A junior in high school now, she tries to find ways to build an outlet for all the sexual feelings she has but remains afraid to talk to anyone about it because of the shame involved. This leads her to join AOL chat rooms and talking to much older people. It’s horrifying for the audience to watch but for her, it serves as the only way she can discover more about herself as a sexual being. Focusing on this perspective lays out exactly why this film works so well. It maintains the focus of the story on Alice and her experience of being shamed for having sexual desires. A monumental struggle, especially with a lack of support surrounding her.
The finest moments of the movie occur when on this retreat, as it shows the hypocrisy of these students and the image they put out for others. This retreat has a specific system to make these students vulnerable and ready to have a supposed life-changing experience. As the film outlines, participants must give in their phones and watches, because they’re now on God’s time, almost get obligated to reveal sensitive information with their classmates and group leaders, and get secret letters sent in from their parents. Sweet moments on the surface but completely fabricated in a way to really get these students in a place where they have nowhere to go emotionally but onwards religion. If I sound critical of this retreat it’s because I attended one in high school and brought into the Kool-Aid of it all. I went as a participant and even went back as a group leader as well, and looking back at this as an adult shows the true horror of it all. Yes, God, Yes nails every bit of it perfectly.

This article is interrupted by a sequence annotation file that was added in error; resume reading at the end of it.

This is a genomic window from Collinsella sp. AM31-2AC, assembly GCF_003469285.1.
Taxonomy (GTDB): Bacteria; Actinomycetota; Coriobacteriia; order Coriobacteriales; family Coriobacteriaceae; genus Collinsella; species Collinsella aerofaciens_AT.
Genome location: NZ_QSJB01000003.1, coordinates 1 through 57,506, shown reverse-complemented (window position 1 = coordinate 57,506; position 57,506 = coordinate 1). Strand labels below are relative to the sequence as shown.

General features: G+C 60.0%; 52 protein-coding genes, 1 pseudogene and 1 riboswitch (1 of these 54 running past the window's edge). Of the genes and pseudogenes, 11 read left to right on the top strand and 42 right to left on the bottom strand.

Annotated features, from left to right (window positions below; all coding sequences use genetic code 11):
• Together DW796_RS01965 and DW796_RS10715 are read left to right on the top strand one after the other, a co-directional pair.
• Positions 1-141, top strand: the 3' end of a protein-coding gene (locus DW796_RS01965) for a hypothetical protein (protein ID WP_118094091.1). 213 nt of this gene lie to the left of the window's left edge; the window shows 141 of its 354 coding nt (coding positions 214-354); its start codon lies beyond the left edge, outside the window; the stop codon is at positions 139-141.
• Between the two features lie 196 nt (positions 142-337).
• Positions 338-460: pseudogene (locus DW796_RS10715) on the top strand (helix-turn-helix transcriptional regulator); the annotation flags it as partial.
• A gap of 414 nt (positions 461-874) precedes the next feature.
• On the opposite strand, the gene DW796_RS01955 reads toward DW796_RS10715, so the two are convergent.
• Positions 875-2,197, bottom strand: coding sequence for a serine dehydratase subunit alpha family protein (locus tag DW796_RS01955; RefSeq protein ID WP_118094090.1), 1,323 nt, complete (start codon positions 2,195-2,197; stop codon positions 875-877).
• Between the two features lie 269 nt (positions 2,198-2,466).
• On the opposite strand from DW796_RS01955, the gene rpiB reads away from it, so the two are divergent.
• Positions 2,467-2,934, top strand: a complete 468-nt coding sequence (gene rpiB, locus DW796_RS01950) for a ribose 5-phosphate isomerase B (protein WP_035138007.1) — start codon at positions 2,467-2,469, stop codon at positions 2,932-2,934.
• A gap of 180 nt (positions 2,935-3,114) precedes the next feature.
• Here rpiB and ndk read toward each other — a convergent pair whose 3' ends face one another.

As Alice, we have Natalia Dyer, who begins her film career after her breakout success in Stranger Things and she worked impeccably well for this role. The way she utilizes her eyes tells the whole story as it becomes obvious what runs through her head if looking right at them. It demonstrates spectacular acting on her part as she encapsulated the innocence of Alice and just how badly she wants to find sexual gratification. All of the other side characters fit perfectly into the type of person you find attending a Catholic school to a disturbing degree. Watching the film, I could imagine the exact parallel from my experience to what was being portrayed much like Lady Bird managed to achieve.